Researchers write the book on learning the alphabet
A quarter of children starting school don’t know the alphabet and common teaching resources aren’t much help.
By SCOTT LINGLEY
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After discovering about a quarter of children starting school don’t know the alphabet, and the resources used to help them learn it once in kindergarten might not be much help, two education researchers decided to take matters into their own hands.
Linda Phillips and Denyse Hayward wrote Alphabet Stage to help children aged three to six practice recognizing and remembering letters and letter-sound correspondence, and develop oral and written vocabulary.
All aspects of Alphabet Stage—from choice of font and page layout to word choices that reflect the most common sound represented by each letter to the use of repetition to help readers practise—are based on research, the authors say.
Colourful illustrations by Edmonton artist and U of A fine arts alumna Nancy Nickolson engage and invite readers to imagine the story as animals and objects assemble on stage over the course of the book.
“A speech pathologist told us she had a collection of alphabet books, but she would never use them to teach kids the alphabet. But she said she would use our book to teach the alphabet,” Hayward said. “It was nice to hear that from someone who works in intervention with kids who have early language and literacy difficulties.”
Phillips, an elementary education professor and Hayward, an educational psychology professor, conducted research and developed the Test of Early Language and Literacy.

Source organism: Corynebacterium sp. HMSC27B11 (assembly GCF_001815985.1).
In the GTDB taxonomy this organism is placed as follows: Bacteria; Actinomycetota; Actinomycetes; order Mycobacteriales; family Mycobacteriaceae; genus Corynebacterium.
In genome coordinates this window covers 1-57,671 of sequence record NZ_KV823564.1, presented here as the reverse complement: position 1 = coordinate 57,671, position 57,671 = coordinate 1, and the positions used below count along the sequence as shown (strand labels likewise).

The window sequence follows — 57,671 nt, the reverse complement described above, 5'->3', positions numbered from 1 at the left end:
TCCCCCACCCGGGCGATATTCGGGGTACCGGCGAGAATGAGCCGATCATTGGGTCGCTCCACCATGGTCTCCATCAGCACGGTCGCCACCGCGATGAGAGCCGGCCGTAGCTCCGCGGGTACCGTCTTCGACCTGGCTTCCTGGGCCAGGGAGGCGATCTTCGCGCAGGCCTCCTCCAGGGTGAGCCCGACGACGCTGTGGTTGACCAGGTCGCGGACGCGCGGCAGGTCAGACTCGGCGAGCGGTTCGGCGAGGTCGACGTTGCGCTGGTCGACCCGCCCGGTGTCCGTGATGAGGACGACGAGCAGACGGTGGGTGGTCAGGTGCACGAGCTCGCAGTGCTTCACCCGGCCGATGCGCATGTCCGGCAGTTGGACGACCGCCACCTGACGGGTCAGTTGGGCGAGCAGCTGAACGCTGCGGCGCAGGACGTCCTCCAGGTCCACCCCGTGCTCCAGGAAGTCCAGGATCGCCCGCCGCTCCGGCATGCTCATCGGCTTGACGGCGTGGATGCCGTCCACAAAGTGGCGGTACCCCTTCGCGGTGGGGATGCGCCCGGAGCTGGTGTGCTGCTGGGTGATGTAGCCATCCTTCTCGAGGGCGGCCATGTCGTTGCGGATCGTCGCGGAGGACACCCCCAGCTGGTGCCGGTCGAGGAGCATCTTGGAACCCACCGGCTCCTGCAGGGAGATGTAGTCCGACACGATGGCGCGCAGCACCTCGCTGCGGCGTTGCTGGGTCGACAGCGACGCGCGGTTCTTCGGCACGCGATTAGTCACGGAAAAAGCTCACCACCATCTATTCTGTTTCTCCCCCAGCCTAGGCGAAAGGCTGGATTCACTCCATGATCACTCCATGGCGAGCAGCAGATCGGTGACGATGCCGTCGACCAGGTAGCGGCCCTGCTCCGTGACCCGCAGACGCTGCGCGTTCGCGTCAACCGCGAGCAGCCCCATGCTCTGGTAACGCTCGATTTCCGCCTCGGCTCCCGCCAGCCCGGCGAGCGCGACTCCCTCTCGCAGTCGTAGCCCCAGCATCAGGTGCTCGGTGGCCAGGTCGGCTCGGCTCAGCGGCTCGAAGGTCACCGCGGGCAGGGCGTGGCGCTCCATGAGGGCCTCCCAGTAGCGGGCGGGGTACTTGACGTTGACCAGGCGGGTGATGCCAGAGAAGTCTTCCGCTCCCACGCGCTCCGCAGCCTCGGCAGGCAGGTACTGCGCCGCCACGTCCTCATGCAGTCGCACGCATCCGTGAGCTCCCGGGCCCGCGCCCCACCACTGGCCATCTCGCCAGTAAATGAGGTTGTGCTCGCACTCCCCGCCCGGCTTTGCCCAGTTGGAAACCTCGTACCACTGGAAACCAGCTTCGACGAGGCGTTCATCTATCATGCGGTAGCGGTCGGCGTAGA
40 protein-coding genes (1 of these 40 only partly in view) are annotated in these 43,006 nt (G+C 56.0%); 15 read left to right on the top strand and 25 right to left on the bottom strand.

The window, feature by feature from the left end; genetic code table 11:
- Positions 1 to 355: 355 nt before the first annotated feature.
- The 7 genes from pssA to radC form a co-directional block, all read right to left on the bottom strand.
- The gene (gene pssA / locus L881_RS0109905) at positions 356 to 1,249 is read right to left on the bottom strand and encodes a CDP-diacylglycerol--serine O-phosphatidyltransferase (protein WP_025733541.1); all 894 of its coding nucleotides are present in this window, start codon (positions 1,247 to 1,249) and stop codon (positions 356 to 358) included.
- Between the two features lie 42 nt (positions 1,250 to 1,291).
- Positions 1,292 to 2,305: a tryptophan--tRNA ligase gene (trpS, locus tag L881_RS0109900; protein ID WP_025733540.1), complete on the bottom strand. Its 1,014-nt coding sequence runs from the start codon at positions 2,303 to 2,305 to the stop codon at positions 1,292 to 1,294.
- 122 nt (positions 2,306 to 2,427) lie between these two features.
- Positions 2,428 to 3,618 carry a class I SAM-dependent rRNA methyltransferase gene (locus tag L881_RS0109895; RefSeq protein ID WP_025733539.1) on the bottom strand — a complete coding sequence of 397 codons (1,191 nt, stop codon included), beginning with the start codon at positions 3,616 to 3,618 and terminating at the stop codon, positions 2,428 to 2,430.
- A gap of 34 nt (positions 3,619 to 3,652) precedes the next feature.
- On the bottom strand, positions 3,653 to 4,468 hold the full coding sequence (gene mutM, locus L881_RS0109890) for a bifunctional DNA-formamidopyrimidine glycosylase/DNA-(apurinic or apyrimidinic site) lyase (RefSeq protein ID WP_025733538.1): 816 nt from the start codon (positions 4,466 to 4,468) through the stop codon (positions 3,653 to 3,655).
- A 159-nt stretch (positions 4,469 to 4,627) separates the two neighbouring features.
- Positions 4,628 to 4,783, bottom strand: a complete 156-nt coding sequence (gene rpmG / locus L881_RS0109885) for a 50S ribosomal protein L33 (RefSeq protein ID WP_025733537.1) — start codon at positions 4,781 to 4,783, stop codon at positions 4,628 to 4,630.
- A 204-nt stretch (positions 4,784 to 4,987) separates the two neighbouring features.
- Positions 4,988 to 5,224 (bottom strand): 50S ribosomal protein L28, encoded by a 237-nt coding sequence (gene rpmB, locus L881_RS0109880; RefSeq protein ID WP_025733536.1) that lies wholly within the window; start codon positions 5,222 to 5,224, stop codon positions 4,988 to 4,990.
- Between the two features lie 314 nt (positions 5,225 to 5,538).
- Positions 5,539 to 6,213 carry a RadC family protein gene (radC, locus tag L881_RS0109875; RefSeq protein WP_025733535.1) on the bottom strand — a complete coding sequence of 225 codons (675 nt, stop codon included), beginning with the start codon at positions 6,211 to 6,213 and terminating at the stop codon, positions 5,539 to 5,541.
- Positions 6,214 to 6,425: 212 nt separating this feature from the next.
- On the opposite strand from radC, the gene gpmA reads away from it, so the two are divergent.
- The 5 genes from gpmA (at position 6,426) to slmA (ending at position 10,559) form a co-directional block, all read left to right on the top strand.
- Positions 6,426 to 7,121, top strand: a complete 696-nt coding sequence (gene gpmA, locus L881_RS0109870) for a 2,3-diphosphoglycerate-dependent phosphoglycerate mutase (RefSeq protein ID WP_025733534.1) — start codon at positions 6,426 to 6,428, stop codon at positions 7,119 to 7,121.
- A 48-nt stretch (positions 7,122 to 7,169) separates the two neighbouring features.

They found that resources meant to teach the alphabet ended up being more storybooks as opposed to books focused on teaching the alphabet.
“The whole process of reading is modeled on what you know and understand about the alphabet,” said Hayward. “Reading comprehension and writing difficulties are often manifestations of these underlying weaknesses where children don’t know the alphabet and don’t understand the vocabulary that goes along with the alphabet.”
But the authors hope it’s not just professionals who find the book useful.
“We like to see it used in classrooms, but it’s also a good book for parents to buy, because a lot of parents have misconceptions about their children knowing the alphabet,” Hayward said. “Often parents think if their child can sing the alphabet song, they know the alphabet, but they don’t—they know a song but not each individual letter names or the sounds those letters make.”